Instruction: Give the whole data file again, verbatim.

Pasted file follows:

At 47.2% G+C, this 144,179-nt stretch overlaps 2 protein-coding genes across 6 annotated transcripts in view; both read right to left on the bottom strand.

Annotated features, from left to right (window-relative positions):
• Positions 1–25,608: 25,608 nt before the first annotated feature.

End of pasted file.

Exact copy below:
At 47.2% G+C, this 144,179-nt stretch overlaps 2 protein-coding genes across 6 annotated transcripts in view; both read right to left on the bottom strand.

Annotated features, from left to right (window-relative positions):
• Positions 1–25,608: 25,608 nt before the first annotated feature.